Assessment of passive treatment and biogeochemical reactors for ameliorating acid mine drainage at Stockton coal mine
Thesis DisciplineCivil Engineering
Degree GrantorUniversity of Canterbury
Degree NameDoctor of Philosophy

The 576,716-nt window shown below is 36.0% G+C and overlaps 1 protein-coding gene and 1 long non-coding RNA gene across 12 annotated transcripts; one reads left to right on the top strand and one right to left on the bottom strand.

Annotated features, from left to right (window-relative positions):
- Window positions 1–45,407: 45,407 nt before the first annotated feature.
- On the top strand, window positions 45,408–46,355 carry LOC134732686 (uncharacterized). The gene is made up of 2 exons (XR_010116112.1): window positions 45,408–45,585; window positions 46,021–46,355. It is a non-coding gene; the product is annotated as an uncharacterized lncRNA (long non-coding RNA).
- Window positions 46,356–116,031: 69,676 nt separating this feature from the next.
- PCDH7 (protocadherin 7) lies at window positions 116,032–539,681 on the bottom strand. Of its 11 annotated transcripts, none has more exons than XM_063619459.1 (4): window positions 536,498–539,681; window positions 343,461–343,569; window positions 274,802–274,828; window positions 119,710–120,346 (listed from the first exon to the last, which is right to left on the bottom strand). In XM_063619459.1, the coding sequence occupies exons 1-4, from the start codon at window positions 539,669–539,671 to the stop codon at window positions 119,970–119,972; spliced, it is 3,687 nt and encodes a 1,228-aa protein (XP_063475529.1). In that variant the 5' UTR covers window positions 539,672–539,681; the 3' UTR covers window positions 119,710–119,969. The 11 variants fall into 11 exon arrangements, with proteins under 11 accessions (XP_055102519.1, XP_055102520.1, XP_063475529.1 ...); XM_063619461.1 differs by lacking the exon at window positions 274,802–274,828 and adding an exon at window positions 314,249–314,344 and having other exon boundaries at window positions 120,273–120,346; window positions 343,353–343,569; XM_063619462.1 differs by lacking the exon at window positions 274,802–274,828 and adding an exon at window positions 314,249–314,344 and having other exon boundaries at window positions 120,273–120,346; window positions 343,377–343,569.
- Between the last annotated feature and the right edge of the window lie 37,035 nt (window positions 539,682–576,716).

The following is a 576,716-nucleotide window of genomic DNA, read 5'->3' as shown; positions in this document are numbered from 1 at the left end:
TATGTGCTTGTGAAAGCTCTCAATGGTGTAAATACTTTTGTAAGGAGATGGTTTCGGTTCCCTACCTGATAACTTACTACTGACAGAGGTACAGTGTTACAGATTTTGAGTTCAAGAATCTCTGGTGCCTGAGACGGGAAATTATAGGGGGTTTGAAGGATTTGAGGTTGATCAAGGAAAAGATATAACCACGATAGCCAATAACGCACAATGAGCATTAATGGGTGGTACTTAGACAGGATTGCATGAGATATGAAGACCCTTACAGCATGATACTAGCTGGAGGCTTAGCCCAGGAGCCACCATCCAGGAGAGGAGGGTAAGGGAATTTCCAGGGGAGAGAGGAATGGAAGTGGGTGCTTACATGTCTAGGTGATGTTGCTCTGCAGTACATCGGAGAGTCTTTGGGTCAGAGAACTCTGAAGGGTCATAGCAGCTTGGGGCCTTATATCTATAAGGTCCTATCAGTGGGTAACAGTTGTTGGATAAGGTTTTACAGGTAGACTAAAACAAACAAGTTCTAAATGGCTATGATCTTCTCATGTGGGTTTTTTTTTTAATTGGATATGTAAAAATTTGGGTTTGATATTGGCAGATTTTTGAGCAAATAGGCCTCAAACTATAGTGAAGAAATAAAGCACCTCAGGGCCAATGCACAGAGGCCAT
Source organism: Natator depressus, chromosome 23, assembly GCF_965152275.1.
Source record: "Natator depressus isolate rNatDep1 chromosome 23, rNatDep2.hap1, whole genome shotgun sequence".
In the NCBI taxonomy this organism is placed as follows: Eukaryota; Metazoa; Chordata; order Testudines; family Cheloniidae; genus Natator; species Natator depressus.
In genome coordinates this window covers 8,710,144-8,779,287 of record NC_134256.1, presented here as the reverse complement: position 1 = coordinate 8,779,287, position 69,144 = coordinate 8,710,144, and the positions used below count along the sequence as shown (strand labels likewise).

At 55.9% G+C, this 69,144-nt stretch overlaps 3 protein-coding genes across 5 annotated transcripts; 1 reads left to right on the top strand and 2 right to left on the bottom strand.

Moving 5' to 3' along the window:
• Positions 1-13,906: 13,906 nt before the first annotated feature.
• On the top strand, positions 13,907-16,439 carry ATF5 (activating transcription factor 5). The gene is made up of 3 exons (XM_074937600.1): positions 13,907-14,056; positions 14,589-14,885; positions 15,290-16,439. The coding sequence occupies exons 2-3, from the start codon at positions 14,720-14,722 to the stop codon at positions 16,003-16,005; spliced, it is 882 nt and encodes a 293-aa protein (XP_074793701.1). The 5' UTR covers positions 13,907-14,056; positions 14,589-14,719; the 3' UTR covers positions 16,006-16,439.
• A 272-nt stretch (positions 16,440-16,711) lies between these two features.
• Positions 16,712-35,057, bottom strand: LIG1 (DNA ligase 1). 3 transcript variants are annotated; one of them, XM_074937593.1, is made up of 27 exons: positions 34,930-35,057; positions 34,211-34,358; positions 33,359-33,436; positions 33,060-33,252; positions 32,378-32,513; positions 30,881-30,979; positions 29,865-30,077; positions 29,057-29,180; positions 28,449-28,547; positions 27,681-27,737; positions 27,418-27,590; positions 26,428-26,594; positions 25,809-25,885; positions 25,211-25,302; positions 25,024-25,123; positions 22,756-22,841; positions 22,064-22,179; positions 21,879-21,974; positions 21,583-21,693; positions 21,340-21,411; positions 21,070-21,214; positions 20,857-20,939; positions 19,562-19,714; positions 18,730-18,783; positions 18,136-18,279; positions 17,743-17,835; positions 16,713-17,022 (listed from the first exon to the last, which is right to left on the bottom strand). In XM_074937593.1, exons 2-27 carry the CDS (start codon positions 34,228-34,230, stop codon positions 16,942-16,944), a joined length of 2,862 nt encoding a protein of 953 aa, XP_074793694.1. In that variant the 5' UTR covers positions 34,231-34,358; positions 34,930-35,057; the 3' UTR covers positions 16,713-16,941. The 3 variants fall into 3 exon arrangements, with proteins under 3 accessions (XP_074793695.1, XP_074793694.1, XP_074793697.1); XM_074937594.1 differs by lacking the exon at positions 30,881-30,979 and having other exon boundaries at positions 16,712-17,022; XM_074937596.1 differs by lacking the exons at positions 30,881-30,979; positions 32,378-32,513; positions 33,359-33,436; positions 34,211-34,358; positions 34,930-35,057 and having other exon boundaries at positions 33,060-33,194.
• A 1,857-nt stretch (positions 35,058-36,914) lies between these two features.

Acid mine drainage (AMD) at Stockton Coal Mine, located near Westport, New Zealand, is generated from the oxidation of pyrite within sedimentary overburden exposed during surface mining. The pyrite oxidation releases significant acidity, Fe, and sulphate together with trace metals to the receiving environment. Aluminium is also elevated in drainage waters due to acid leaching from overburden materials. Thirteen AMD seeps emanating from waste rock dumps, and associated sediment ponds were monitored at Stockton Coal Mine to characterise water chemistry, delineate their spatial and temporal variability, and quantify metal loads. Dissolved metal concentrations ranged from 0.05-1430 mg/L Fe, 0.200-627 mg/L Al, 0.0024-0.594 mg/L Cu, 0.0052-4.21 mg/L Ni, 0.019- 18.8 mg/L Zn, <0.00005-0.0232 mg/L Cd, 0.0007-0.0028 mg/L Pb, <0.001-0.154 mg/L As and 0.103- 29.3 mg/L Mn and the pH ranged from 2.04-4.31. Currently this AMD is treated further downstream by a number of water treatment plants employing a combination of ultra fine limestone and calcium hydroxide; however, in the interest of assessing more cost-effective technologies, passive treatment systems were investigated for their treatment and hydraulic efficacy and as potential cost-effective options. Biogeochemical reactors (BGCRs) were selected as the most appropriate passive treatment system for ameliorating AMD at Stockton Coal Mine. Results of mesocosm-scale treatability tests showed that BGCRs incorporating mussel shells, Pinus radiata bark, wood fragments (post peel), and compost increased pH to ≥6.7 and sequestered ≥98.2% of the metal load from the Manchester Seep located within the Mangatini Stream catchment. The following design criteria were recommended for BGCRs incorporating 20-30 vol. % mussel shells as an alkalinity amendment: 1) 0.3 mol sulphate /m3 substrate/day for sulphate removal (mean of 94.1% removal (range of 87.6-98.0%)); 2) 0.4 mol metals/m3/day for metal (mean of 99.0% removal (range of 98.5-99.9%)) and partial sulphate (mean of 46.0% removal (range of 39.6-57.8%)) removal; and 3) 0.8 mol metals/m3/day for metal (mean of 98.4% removal (range of 98.2-98.6%) and minimal sulphate (mean of 16.6% removal (range of 11.9- 19.2%)) removal. At the maximum recommended loading rate of 0.8 mol total metals/m3/day an average of 20.0 kg/day (7.30 tonnes/year) of metals and 85.2 kg acidity as CaCO3/day could be removed from the Manchester Seep AMD by employing BGCRs. The design hydraulic residence time (HRT) would be 3.64 days. On an acidity areal loading basis, a design criterion of 65 g/m2/day was recommended. Tracer studies conducted on the BGCRs indicated ideal flow characteristics for cylindrical drumshaped reactors and non-ideal flow conditions for trapezoidal-shaped reactors indicative of shortcircuiting, channelised flow paths and internal recirculation. Consequently, this resulted in compromised treatment performance in the trapezoidal-shaped reactors. The relaxed tanks in series (TIS) model could be successfully applied to model the treatment performance of drum-shaped reactors; however, the model was unsuccessful for trapezoidal-shaped reactors. Because most pilot and full-scaled vertical flow wetlands (VFWs) have consisted of trapezoidal-prism basins excavated into the ground, the rate-removal methods previously recommended (e.g. mol metals/m3/day) should be applied to BGCR design, evaluation and operation rather than results of hydraulic and reactor modelling. Overall, a staged passive treatment approach is recommended. The first stage should consist of a sedimentation basin to remove sediment, the second stage a BGCR to remove acidity and metals and the third an aerobic wetland to provide oxygenation and tertiary treatment of metals (primarily Fe) from BGCR effluent. Preliminary analysis indicates that BGCRs are potentially a more cost-effective means of treating AMD at Stockton Coal Mine compared with the current active lime-dosing plant by over $125/tonne of acidity ($197/tonne for BGCRs versus $324/tonne for lime dosing (60% efficient)); however, their successful implementation would need to recognise current treatment goals, required areal footprint and inherent maintenance requirements.